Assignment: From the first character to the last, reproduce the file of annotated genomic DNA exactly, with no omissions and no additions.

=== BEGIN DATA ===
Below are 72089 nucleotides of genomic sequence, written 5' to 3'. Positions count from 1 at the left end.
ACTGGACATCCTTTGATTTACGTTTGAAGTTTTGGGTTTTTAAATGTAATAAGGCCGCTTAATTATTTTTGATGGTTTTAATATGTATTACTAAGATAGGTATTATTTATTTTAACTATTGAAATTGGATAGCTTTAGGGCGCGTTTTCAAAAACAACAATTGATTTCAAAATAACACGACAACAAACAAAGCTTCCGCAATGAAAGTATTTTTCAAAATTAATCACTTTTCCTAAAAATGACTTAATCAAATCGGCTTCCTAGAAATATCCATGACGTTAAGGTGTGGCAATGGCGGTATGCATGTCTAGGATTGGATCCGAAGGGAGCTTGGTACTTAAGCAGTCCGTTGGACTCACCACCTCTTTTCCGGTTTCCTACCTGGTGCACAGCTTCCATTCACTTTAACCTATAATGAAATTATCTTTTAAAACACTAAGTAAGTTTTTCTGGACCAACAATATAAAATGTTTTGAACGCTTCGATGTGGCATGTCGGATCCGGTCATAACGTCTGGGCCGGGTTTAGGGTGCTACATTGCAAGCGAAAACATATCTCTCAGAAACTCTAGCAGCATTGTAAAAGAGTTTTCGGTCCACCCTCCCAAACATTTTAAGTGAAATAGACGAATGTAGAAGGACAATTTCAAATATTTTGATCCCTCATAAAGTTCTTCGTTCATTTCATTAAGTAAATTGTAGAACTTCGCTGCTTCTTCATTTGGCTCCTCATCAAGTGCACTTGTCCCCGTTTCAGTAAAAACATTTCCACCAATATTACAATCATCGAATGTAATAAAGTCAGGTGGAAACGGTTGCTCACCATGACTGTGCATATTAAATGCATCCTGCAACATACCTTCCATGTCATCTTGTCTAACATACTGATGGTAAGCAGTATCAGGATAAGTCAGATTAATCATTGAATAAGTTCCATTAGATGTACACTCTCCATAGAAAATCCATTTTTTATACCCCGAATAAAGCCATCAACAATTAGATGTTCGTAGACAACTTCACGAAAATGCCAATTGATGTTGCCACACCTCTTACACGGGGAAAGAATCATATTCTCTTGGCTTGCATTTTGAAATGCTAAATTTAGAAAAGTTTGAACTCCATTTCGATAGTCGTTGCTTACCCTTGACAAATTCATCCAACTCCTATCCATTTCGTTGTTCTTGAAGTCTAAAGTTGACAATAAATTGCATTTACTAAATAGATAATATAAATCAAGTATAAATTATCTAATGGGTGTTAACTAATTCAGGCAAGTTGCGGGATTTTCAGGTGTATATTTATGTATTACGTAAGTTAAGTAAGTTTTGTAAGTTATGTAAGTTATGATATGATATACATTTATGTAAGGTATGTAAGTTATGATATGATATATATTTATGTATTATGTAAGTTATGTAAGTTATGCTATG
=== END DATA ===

Below are 72089 nucleotides of genomic sequence, written 5' to 3'. Positions count from 1 at the left end.
ACTGGACATCCTTTGATTTACGTTTGAAGTTTTGGGTTTTTAAATGTAATAAGGCCGCTTAATTATTTTTGATGGTTTTAATATGTATTACTAAGATAGGTATTATTTATTTTAACTATTGAAATTGGATAGCTTTAGGGCGCGTTTTCAAAAACAACAATTGATTTCAAAATAACACGACAACAAACAAAGCTTCCGCAATGAAAGTATTTTTCAAAATTAATCACTTTTCCTAAAAATGACTTAATCAAATCGGCTTCCTAGAAATATCCATGACGTTAAGGTGTGGCAATGGCGGTATGCATGTCTAGGATTGGATCCGAAGGGAGCTTGGTACTTAAGCAGTCCGTTGGACTCACCACCTCTTTTCCGGTTTCCTACCTGGTGCACAGCTTCCATTCACTTTAACCTATAATGAAATTATCTTTTAAAACACTAAGTAAGTTTTTCTGGACCAACAATATAAAATGTTTTGAACGCTTCGATGTGGCATGTCGGATCCGGTCATAACGTCTGGGCCGGGTTTAGGGTGCTACATTGCAAGCGAAAACATATCTCTCAGAAACTCTAGCAGCATTGTAAAAGAGTTTTCGGTCCACCCTCCCAAACATTTTAAGTGAAATAGACGAATGTAGAAGGACAATTTCAAATATTTTGATCCCTCATAAAGTTCTTCGTTCATTTCATTAAGTAAATTGTAGAACTTCGCTGCTTCTTCATTTGGCTCCTCATCAAGTGCACTTGTCCCCGTTTCAGTAAAAACATTTCCACCAATATTACAATCATCGAATGTAATAAAGTCAGGTGGAAACGGTTGCTCACCATGACTGTGCATATTAAATGCATCCTGCAACATACCTTCCATGTCATCTTGTCTAACATACTGATGGTAAGCAGTATCAGGATAAGTCAGATTAATCATTGAATAAGTTCCATTAGATGTACACTCTCCATAGAAAATCCATTTTTTATACCCCGAATAAAGCCATCAACAATTAGATGTTCGTAGACAACTTCACGAAAATGCCAATTGATGTTGCCACACCTCTTACACGGGGAAAGAATCATATTCTCTTGGCTTGCATTTTGAAATGCTAAATTTAGAAAAGTTTGAACTCCATTTCGATAGTCGTTGCTTACCCTTGACAAATTCATCCAACTCCTATCCATTTCGTTGTTCTTGAAGTCTAAAGTTGACAATAAATTGCATTTACTAAATAGATAATATAAATCAAGTATAAATTATCTAATGGGTGTTAACTAATTCAGGCAAGTTGCGGGATTTTCAGGTGTATATTTATGTATTACGTAAGTTAAGTAAGTTTTGTAAGTTATGTAAGTTATGATATGATATACATTTATGTAAGGTATGTAAGTTATGATATGATATATATTTATGTATTATGTAAGTTATGTAAGTTATGCTATG